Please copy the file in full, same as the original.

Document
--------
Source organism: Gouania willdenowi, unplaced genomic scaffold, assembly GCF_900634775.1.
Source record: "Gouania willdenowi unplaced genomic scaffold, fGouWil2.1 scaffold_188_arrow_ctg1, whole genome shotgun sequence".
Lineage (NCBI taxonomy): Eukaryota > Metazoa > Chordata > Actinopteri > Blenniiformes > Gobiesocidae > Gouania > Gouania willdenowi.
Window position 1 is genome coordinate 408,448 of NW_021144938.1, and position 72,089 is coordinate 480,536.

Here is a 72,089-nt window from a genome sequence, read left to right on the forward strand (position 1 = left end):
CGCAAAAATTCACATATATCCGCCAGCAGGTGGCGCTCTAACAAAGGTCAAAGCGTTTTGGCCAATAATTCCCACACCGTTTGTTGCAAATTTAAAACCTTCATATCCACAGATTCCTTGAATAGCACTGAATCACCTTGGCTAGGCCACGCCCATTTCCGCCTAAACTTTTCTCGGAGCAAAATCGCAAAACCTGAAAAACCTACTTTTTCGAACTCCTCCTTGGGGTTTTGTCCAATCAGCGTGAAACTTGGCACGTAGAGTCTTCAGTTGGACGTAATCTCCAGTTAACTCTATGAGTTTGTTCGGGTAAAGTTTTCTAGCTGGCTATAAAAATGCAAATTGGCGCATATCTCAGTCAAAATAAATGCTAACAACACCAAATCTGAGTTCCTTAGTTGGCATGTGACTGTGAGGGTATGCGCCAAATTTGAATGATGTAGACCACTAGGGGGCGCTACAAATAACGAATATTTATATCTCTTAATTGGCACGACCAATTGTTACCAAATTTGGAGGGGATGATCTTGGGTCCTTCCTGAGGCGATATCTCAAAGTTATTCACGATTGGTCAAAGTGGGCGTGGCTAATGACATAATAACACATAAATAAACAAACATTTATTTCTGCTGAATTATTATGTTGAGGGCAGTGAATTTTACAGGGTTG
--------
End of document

Source organism: Gouania willdenowi, unplaced genomic scaffold, assembly GCF_900634775.1.
Source record: "Gouania willdenowi unplaced genomic scaffold, fGouWil2.1 scaffold_188_arrow_ctg1, whole genome shotgun sequence".
Lineage (NCBI taxonomy): Eukaryota > Metazoa > Chordata > Actinopteri > Blenniiformes > Gobiesocidae > Gouania > Gouania willdenowi.
Window position 1 is genome coordinate 408,448 of NW_021144938.1, and position 72,089 is coordinate 480,536.

Here is a 72,089-nt window from a genome sequence, read left to right on the forward strand (position 1 = left end):
CGCAAAAATTCACATATATCCGCCAGCAGGTGGCGCTCTAACAAAGGTCAAAGCGTTTTGGCCAATAATTCCCACACCGTTTGTTGCAAATTTAAAACCTTCATATCCACAGATTCCTTGAATAGCACTGAATCACCTTGGCTAGGCCACGCCCATTTCCGCCTAAACTTTTCTCGGAGCAAAATCGCAAAACCTGAAAAACCTACTTTTTCGAACTCCTCCTTGGGGTTTTGTCCAATCAGCGTGAAACTTGGCACGTAGAGTCTTCAGTTGGACGTAATCTCCAGTTAACTCTATGAGTTTGTTCGGGTAAAGTTTTCTAGCTGGCTATAAAAATGCAAATTGGCGCATATCTCAGTCAAAATAAATGCTAACAACACCAAATCTGAGTTCCTTAGTTGGCATGTGACTGTGAGGGTATGCGCCAAATTTGAATGATGTAGACCACTAGGGGGCGCTACAAATAACGAATATTTATATCTCTTAATTGGCACGACCAATTGTTACCAAATTTGGAGGGGATGATCTTGGGTCCTTCCTGAGGCGATATCTCAAAGTTATTCACGATTGGTCAAAGTGGGCGTGGCTAATGACATAATAACACATAAATAAACAAACATTTATTTCTGCTGAATTATTATGTTGAGGGCAGTGAATTTTACAGGGTTG